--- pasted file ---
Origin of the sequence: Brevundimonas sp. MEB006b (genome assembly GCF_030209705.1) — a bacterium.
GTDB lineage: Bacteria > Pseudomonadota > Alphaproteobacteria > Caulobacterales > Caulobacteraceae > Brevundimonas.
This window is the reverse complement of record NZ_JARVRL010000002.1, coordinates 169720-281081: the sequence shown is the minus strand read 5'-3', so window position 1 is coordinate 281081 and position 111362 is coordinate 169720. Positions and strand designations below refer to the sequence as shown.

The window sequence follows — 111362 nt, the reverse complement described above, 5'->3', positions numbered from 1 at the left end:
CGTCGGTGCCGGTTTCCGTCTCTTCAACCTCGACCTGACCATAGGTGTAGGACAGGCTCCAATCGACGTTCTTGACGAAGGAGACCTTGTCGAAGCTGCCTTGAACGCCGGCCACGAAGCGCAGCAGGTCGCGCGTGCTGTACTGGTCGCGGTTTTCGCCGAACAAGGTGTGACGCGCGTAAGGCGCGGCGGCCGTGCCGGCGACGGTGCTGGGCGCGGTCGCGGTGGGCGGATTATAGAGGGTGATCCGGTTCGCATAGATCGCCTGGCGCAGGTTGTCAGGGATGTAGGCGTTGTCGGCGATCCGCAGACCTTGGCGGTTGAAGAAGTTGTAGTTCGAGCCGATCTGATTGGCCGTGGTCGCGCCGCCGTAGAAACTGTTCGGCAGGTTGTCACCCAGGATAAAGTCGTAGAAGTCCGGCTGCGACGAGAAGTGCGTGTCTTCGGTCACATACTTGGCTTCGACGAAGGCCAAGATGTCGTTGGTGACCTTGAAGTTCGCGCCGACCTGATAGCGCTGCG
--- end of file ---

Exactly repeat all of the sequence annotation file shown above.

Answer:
Origin of the sequence: Brevundimonas sp. MEB006b (genome assembly GCF_030209705.1) — a bacterium.
GTDB lineage: Bacteria > Pseudomonadota > Alphaproteobacteria > Caulobacterales > Caulobacteraceae > Brevundimonas.
This window is the reverse complement of record NZ_JARVRL010000002.1, coordinates 169720-281081: the sequence shown is the minus strand read 5'-3', so window position 1 is coordinate 281081 and position 111362 is coordinate 169720. Positions and strand designations below refer to the sequence as shown.

The window sequence follows — 111362 nt, the reverse complement described above, 5'->3', positions numbered from 1 at the left end:
CGTCGGTGCCGGTTTCCGTCTCTTCAACCTCGACCTGACCATAGGTGTAGGACAGGCTCCAATCGACGTTCTTGACGAAGGAGACCTTGTCGAAGCTGCCTTGAACGCCGGCCACGAAGCGCAGCAGGTCGCGCGTGCTGTACTGGTCGCGGTTTTCGCCGAACAAGGTGTGACGCGCGTAAGGCGCGGCGGCCGTGCCGGCGACGGTGCTGGGCGCGGTCGCGGTGGGCGGATTATAGAGGGTGATCCGGTTCGCATAGATCGCCTGGCGCAGGTTGTCAGGGATGTAGGCGTTGTCGGCGATCCGCAGACCTTGGCGGTTGAAGAAGTTGTAGTTCGAGCCGATCTGATTGGCCGTGGTCGCGCCGCCGTAGAAACTGTTCGGCAGGTTGTCACCCAGGATAAAGTCGTAGAAGTCCGGCTGCGACGAGAAGTGCGTGTCTTCGGTCACATACTTGGCTTCGACGAAGGCCAAGATGTCGTTGGTGACCTTGAAGTTCGCGCCGACCTGATAGCGCTGCG